ICLEI hosted a session entitled “Local Action, Global Results: From Recognition to Raising Ambitions” at the Cities & Regions Pavilion on 5 December. Attended by city leaders from around the world, the session allowed participants to share achievements on local climate action and to look to the future.
Wonsoon Park, Mayor of Seoul and ICLEI President, opened by reminding the audience that nations have been submitting their Intended Nationally Determined Contributions (INDCs). However, according to the International Energy Agency, the INDCs will exceed our global carbon budget. The COP21 is therefore aiming to deliver a new climate regime. This regime will require the active participation of cities and regions around the world. Rather than the top-down approach of Kyoto, this regime will adopt a bottom-up approach. ICLEI has been at forefront of efforts to lead cities and local governments in acting, Park stated, helping to create initiatives like the Compact of Mayors and the Transformative Actions Program (TAP).
At the ICLEI World Congress 2015, Seoul adopted the Promise of Seoul, committing the city to reducing emissions. Its major initiative is the One Less Nuclear Power Plant program, which successfully reduced energy use and demand by the capacity of one nuclear power plant. The second phase will reduce demand by the capacity of two nuclear power plants. “Just as Seoul was inspired by other cities, other cities can be inspired by Seoul,” Park said. “If we dream together, the dream will come true”, he concluded.
Yunus Arikan (Head of Global Policy and Advocacy, ICLEI) gave an overview of local climate advocacy, noting that we should look back, build on our successes and learn from our mistakes. Arikan highlighted how local governments had been pioneers, from the 1993 Municipal Leaders Summit to the 2009 Copenhagen Local Government Lounge. “In 2010, when the world was losing hope, Mayors did not give up,” he explained. Arikan also highlighted the importance of demonstrating transparency and accountability as well as committing to action. To Mayors, Arikan said: “Your political support will show world that they can trust you”.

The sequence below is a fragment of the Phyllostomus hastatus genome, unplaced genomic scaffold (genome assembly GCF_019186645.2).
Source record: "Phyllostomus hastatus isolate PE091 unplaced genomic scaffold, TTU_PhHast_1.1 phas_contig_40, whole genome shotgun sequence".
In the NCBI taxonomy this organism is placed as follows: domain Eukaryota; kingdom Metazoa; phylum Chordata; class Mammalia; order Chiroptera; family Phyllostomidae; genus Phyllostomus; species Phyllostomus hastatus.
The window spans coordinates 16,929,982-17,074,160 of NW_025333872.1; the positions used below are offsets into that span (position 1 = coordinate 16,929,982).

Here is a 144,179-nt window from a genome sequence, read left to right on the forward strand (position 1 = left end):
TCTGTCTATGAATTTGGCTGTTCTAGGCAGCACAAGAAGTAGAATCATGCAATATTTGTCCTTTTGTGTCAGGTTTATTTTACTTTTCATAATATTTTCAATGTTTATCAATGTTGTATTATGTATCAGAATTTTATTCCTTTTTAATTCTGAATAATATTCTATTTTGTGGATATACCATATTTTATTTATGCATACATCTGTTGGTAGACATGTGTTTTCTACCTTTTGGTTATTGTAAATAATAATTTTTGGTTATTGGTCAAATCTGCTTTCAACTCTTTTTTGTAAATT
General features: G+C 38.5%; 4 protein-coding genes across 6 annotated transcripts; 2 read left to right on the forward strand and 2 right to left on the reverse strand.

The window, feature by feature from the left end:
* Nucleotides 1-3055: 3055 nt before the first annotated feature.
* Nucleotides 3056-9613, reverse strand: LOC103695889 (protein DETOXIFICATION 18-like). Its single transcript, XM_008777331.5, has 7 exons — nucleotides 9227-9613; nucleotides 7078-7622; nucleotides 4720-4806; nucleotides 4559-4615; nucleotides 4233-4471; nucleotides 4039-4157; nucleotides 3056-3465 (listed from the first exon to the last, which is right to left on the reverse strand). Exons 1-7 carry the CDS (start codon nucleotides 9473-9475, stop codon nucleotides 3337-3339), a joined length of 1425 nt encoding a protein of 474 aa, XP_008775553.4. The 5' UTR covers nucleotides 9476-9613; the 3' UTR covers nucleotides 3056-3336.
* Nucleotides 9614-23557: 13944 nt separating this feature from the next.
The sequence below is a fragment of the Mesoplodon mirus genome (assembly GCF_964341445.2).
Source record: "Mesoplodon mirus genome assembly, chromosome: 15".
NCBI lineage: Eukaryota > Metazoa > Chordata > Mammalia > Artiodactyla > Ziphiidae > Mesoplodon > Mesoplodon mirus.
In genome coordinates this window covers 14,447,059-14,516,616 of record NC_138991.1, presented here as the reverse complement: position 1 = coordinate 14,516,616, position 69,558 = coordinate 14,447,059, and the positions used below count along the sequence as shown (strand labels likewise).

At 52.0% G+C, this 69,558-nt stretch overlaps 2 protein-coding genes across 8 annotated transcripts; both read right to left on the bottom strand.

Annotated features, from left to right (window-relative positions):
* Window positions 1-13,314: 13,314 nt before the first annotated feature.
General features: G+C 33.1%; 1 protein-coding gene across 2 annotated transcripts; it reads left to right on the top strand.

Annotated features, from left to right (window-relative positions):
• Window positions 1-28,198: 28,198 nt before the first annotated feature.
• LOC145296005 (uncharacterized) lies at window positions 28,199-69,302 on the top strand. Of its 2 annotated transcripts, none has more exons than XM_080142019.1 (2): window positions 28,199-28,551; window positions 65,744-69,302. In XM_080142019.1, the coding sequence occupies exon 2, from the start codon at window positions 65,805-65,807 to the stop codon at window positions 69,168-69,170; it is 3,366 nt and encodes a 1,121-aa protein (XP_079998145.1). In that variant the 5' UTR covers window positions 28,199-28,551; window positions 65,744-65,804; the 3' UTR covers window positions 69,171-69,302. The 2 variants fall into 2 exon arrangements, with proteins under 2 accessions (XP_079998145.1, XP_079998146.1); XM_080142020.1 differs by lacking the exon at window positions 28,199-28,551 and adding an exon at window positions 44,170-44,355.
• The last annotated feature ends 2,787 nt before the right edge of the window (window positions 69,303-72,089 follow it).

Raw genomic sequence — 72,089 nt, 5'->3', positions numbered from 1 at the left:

Libby Schaaf (Mayor of Oakland, USA) commented that “if we could only power the grid with the energy from mayors, we would not have a problem”. She presented the ClearPath tool, which Oakland has been using. The tool allows the city to see the breakdown of its emissions reductions, helping them to plan further action in a comprehensive way. It is now available for cities around the world to use. Schaaf closed by highlighting the achievement of US cities in exceeding President Barack Obama’s target of having 100 cities committed to the Compact of Mayors by COP21.
Ashok-Alexander Sridharan (Mayor of Bonn, Germany) explained that, as the host city for the UNFCCC and the ICLEI World Secretariat, Bonn is a sustainability hub. Sridharan presented the carbonn Climate Registry,the world’s leading reporting platform to enhance transparency, accountability and credibility of climate action of local and subnational governments. Over 553 million people are represented by the 608 (November 2015) local and subnational governments reporting in the cCR. This represents 8% of the global population across 62 different countries.
Finally, Troy Pickard (Mayor of Joondalup, Australia and Member of the ICLEI Global Executive Committee) spoke on the importance of local action on biodiversity. A key tool for this is ICLEI’s Local Action on Biodiversity (LAB) program, which helps local governments to develop biodiversity sustainability action plans, capturing the status of biodiversity and the tools they have to preserve it. Pickard also noted that since the ICLEI World Congress 2009, biodiversity has been enshrined in ICLEI’s agenda, with the creation of the Cities Biodiversity Center. Several new initiatives on biodiversity are underway, including Cities4Nature – a new program to engage cities in becoming greener.